Sincerely,

Robert R. McGill, Esquire

OPM Disability Retirement: The “No Other Choice” Case

Then, of course, there are cases where an individual has “no other choice” than to file for disability retirement. Sometimes, it is a chance that is taken — the chance of paying an attorney. Yes, adverse removal actions can impact one’s chances of obtaining disability retirement benefits. A case study: A recent client was removed from a Federal Agency for criminal conduct (obviously, no names will be used, and the facts will be somewhat altered to protect the client’s confidentiality of information). The individual was nowhere near retirement age; but suffice it to say that he/she had been a loyal employee for 20 years. He/she had a medical condition — a psychiatric condition, which pre-dated the criminal conduct. He/she hired me to obtain disability retirement.

What choice did the person have? He/she really had “no other choice” other than to walk away with nothing, or take the chance of paying an attorney (in this case, me). I was blunt about the entire affair: Normally, I am able to get most of my clients approved at the first or second stage of the process, and I will normally ascribe a “success-rate” to a case; in this instance, the probable rate of success, in my opinion, was lower than my normal prediction. Nevertheless, he/she wanted to go forward with it. I contacted the doctors and guided them into writing a forthright medical report; today, the client is receiving his/her disability retirement annuity. Did the person “deserve it” despite the criminal conduct? Absolutely! His/her medical condition pre-dated the criminal conduct, and in fact was a major factor in the actuation of the criminal conduct itself. I am happy for the client, and from a professional standpoint, it is always satisfying to win a case where a client entrusted a case in which he/she had “no other choice” — but once the choice was made, to have made the right choice.

Sincerely,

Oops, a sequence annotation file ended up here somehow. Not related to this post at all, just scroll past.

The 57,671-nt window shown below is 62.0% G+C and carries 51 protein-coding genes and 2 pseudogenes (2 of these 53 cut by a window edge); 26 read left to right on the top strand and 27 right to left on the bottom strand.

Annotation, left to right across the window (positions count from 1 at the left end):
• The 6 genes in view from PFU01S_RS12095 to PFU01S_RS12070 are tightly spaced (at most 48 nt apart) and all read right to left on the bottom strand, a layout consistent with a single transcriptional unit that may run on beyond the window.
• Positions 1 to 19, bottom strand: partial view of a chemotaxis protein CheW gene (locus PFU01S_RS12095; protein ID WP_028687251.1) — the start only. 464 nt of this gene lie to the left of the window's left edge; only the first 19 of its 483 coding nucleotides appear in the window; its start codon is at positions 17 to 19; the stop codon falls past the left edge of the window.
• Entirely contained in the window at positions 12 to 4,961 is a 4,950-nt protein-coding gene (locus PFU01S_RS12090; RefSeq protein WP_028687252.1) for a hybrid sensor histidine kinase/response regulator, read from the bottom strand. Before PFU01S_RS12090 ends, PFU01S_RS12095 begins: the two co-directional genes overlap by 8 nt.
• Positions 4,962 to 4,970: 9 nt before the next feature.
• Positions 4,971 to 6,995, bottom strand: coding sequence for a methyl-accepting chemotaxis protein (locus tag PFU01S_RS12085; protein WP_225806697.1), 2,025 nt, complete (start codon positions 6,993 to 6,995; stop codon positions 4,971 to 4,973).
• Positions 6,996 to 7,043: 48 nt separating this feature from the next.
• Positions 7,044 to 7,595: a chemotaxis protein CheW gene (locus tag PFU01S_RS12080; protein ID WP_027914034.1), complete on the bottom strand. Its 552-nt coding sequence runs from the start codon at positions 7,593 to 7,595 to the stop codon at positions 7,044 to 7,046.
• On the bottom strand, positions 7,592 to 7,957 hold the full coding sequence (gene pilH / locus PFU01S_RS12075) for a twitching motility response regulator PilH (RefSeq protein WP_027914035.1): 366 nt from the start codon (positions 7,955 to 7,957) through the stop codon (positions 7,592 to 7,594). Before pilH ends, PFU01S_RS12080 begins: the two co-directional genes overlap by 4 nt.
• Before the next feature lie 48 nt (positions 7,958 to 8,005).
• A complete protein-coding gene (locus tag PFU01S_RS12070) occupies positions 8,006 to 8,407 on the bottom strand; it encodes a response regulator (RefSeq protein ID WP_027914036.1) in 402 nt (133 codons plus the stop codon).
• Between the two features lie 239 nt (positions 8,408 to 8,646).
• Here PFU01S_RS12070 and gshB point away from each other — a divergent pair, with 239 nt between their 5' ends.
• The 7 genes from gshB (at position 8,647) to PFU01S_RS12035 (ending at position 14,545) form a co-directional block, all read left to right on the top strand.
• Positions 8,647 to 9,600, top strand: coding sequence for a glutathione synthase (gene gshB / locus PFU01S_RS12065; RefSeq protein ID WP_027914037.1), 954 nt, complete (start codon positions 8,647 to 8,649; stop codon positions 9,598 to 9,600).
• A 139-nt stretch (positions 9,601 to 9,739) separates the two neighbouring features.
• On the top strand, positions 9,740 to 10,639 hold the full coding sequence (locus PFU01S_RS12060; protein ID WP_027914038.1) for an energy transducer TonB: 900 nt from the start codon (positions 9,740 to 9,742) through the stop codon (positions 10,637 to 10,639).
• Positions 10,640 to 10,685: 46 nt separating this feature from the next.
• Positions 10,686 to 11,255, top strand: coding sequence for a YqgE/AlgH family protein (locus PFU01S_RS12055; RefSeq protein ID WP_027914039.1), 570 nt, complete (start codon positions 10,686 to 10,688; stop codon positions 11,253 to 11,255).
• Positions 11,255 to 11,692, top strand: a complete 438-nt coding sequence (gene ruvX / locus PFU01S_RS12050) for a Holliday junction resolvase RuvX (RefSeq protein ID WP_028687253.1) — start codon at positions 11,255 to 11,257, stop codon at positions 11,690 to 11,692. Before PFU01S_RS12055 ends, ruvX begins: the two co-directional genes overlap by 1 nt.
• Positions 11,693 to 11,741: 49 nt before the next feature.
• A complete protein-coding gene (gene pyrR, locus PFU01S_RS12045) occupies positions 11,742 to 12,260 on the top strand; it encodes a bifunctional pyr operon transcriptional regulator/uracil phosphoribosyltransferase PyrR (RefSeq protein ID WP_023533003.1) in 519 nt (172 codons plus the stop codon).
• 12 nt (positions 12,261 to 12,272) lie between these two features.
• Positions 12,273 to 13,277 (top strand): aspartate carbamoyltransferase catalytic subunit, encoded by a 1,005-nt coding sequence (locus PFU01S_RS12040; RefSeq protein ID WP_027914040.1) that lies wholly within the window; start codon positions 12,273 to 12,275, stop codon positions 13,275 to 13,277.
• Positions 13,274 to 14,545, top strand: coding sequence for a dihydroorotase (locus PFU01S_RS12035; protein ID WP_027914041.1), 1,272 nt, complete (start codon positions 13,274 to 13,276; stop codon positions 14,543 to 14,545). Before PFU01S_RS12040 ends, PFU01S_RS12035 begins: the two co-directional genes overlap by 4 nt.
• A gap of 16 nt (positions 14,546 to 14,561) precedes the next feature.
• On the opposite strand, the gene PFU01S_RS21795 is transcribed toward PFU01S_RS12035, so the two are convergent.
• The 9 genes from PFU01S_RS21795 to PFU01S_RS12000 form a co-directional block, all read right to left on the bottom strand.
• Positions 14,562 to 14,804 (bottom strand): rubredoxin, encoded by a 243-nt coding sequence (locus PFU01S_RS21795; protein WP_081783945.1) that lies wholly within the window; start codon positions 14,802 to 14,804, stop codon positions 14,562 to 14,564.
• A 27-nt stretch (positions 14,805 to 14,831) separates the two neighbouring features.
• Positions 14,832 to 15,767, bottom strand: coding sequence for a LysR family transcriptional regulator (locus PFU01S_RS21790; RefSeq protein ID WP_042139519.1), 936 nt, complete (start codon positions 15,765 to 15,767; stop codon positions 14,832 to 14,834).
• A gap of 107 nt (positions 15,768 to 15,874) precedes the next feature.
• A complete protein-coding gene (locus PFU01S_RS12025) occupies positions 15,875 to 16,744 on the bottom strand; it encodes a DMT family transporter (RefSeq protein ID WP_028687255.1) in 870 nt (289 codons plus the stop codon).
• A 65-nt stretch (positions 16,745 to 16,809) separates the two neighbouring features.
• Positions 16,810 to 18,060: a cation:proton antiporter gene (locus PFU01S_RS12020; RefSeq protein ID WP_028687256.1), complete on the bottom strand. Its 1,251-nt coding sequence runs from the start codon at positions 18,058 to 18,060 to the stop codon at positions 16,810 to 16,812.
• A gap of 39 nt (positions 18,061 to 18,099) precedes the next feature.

Robert R. McGill, Esquire

CSRS & FERS Disability Retirements: The Office of Personnel Management

I once heard a pastor make a rather unremarkable statement, but profound nevertheless in its simplicity and truth: “Where there are people, there are problems.” To assume that an Agency will make a proper, objective and legally sufficient decision all the time, most of the time, or even more often than not, is probably asking too much. The Office of Personnel Management, as with any Agency, is an entity — a large bureaucracy — made up of “people”. Yes, there are laws governing disability retirement; yes, there are rules, regulations and “criteria” which form the foundational basis for the “decision-making” part of evaluating each disability retirement case; but more profoundly, there are “people” who review, interpret, and apply those rules, regulations, and legal criteria in determining the final outcome: approval or disapproval of a claim.

That is why it is important in “how” a case is presented, as much as “what” it is that is being presented. With people, there are personalities; with personalities, there are variances in how any given OPM person reviews a case and makes a decision, from one to another. Where an attorney can be most helpful, is to “elevate” a case out of being merely one case among many, to making a presentation of a case on three fundamental levels: (1) the seriousness of the medical condition, (2) the legal sufficiency of the disability retirement application, and (3) persuasion by argumentation that it would be a mistake — a misapplication of the legal criteria — to disapprove a disability retirement application. All in all, this comes down to one profound issue: Where there are people, there are problems; and where there are problems, it is often a good idea to make the best presentation possible, at the outset of a disability retirement case.

Sincerely,

Robert R. McGill, Esquire

CSRS & FERS Disability: End of Year

The New Year is upcoming. For those who are anxiously awaiting a decision on their Federal Disability Retirement applications, remember that this is a continuing process. Thus, whether or not the application gets approved or denied prior to the coming New Year, the process of then having the Agency provide the necessary payroll information in order for interim payments to begin, will still take some time. Unfortunately, the Office of Personnel Management is a bureaucracy. Within each bureacracy, as with all such gigantic entities, there are individuals who are competent in what they do; others, less so. Once a disability retirement application has been approved, the best thing which can be done to expedite payment on an approved claim, is to be persistent (on a daily basis, and some times on an hourly basis); be cordial and professional with each person you speak with, but be firm; get the name, telephone number, and write down any “promises” which an OPM person makes or proposes to make; then get a firm date as to when the promise will be fulfilled. Also, it is helpful, if possible, to get a supervisor’s direct number. Remember, good manners and courtesy will get you a long way; “befriending” an individual will get you even further; and gaining a sympathetic ear will get you the farthest. Be persistent, patient, and a pain-in-the-behind — all at once.

Sincerely,

Robert R. McGill, Esquire